How To Edit EQ On Garageband

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Are you looking to get the most out of your GarageBand experience? Editing EQ (equalization) is a great way to fine-tune the sound of your recordings and mixes. In this blog post, we’ll discuss how to edit EQ in GarageBand.

To begin, open up GarageBand and make sure that the Smart Controls button is enabled. This can be found in the control bar at the top of the screen. Once enabled, click on it to open the Smart Controls pane. In the menu bar for this pane, click on the EQ button. If a plug-in does not already exist for equalization, one will be added after the last plug-in in your patch.

The equalizer window consists of five bands that can be used to alter different frequency ranges in your recording or mix: high shelf, low shelf, low mid, high mid, and low cut/high cut filters. To adjust any of these five bands simply drag them up or down in order to increase or decrease their respective frequencies respectively.

You can also use presets as a starting point for your tweaking by clicking on ‘Presets’ located near the top right corner of the window and choosing one from there. As you make changes to each band individually or all at once using presets you should take note of how these changes affect both individual tracks and entire mixes as a whole.

Finally, when you have achieved an ideal sound balance for your project don’t forget to save it as a custom preset! This way you can quickly recall it later without having to re-create it from scratch every time you need it. This can be done by clicking on ‘Save’ while having your desired settings visible in the Equalizer window and entering a name for your new preset when prompted by GarageBand’s dialog box.

In conclusion, editing EQ in GarageBand is easy once you understand how each band affects sound within its range and how changes made with them interact with other elements such as instruments or effects included within a song project. Using presets as starting points can also provide helpful guidance while creating custom presets will allow you to quickly recall settings that work best for particular projects – saving you time and effort!

Equalizing Audio in GarageBand

To EQ a patch in GarageBand on Mac, first open the Smart Controls pane by clicking the Smart Controls button in the control bar. Then, click the EQ button in the Smart Controls menu bar. If the patch doesn’t already contain an EQ plug-in, one will be added after the last plug-in in the patch.

Once the EQ plug-in has been added to your patch, you can adjust various settings such as frequency, level, and Q of each band using knobs and sliders. You can also select from several preset curves by clicking on one of the presets in the dropdown menu. Once you’re happy with your settings, click ‘Done’ to save them and apply them to your patch.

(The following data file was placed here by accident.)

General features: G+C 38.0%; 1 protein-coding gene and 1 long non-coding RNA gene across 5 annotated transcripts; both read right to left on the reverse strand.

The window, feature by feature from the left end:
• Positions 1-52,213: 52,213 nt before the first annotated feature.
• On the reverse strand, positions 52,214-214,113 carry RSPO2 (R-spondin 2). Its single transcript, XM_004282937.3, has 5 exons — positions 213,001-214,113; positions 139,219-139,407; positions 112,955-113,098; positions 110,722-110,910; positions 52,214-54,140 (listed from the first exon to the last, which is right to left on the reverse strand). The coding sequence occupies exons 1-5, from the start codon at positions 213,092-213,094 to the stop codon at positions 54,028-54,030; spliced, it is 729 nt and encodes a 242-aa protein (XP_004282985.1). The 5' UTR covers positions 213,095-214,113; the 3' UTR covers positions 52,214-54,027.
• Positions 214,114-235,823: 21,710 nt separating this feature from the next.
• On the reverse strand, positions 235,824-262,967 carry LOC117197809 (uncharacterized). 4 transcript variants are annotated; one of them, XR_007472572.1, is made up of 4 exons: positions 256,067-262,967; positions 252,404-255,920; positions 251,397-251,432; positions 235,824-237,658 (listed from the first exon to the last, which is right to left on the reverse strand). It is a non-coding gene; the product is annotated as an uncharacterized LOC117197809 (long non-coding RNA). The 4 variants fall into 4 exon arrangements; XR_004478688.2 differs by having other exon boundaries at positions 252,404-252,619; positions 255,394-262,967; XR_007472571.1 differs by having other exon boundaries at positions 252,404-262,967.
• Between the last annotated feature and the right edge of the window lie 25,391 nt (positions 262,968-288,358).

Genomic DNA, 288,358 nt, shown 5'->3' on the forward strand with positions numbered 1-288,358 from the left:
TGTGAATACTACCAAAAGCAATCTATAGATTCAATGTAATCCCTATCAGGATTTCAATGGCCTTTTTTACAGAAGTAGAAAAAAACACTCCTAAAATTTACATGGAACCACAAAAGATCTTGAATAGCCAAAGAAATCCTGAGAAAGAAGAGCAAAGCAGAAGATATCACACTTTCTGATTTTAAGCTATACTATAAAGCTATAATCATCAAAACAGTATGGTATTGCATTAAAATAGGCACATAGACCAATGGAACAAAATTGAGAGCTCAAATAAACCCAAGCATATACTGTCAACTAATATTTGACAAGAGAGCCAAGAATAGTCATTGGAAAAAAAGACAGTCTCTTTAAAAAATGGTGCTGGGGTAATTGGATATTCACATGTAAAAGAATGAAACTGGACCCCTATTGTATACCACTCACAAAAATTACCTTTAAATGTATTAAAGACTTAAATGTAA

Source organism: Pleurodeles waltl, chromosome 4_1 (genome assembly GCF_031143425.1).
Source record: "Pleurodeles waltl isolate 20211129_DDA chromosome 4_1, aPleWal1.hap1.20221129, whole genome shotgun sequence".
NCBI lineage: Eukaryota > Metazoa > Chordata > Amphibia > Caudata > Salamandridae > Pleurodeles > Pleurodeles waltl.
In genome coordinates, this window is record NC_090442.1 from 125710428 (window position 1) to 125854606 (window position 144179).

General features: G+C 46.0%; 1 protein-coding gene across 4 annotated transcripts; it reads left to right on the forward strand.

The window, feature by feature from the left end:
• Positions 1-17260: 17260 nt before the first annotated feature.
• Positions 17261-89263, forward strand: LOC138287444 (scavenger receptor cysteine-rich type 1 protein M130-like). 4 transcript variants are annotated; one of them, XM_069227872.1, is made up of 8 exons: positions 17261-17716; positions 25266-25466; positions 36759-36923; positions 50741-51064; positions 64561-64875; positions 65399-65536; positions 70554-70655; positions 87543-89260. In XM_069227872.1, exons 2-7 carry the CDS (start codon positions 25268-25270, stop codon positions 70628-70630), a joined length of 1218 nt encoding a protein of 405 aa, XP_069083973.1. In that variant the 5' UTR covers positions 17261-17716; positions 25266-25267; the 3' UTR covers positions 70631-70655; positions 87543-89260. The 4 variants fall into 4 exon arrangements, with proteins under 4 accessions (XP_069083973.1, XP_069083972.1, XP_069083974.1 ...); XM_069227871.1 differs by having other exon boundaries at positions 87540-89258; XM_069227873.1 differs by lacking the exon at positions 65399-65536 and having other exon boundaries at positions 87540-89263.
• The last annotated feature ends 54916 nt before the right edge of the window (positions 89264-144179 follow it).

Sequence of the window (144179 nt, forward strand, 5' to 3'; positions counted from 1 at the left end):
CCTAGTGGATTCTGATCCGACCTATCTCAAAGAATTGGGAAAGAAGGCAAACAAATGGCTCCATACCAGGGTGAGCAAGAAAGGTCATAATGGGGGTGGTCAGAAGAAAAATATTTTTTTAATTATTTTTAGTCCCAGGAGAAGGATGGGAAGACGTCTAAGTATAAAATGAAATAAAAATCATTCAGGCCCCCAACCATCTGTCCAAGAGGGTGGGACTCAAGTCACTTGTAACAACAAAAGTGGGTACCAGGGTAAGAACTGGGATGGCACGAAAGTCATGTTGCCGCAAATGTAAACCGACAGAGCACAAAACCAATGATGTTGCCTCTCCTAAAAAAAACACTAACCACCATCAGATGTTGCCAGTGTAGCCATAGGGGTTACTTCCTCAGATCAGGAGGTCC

how to edit eq on garageband

Applying EQ Settings

Applying EQ settings is a great way to get your desired sound and is quite simple. To start, you’ll want to identify the frequency you’d like to boost or reduce. Once you’ve identified the frequency, find the closest EQ point in your EQ settings and adjust it to the exact spot. You can then turn up or down the boost or gain knob to determine how much of that frequency you are boosting (or reducing) in decibels. Depending on what type of sound you’re going for, you may also want to experiment with different types of EQs such as high-pass filters, low-pass filters, shelf filters, etc. Ultimately though, it’s all about finding the perfect balance between all of your frequencies that fits your desired sound.


In conclusion, GarageBand is a powerful and versatile music-creation tool for Mac users. It makes it easy to create and edit music with its user-friendly interface, built-in instruments, and audio effects. The Smart Controls pane allows you to quickly adjust the sound of your tracks by adding EQ plug-ins and other effects. With GarageBand, you can create professional-sounding music in no time.

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James Walker

James Walker has a deep passion for technology and is our in-house enthusiastic editor. He graduated from the School of Journalism and Mass Communication, and loves to test the latest gadgets and play with older software (something we’re still trying to figure out about himself). Hailing from Iowa, United States, James loves cats and is an avid hiker in his free time.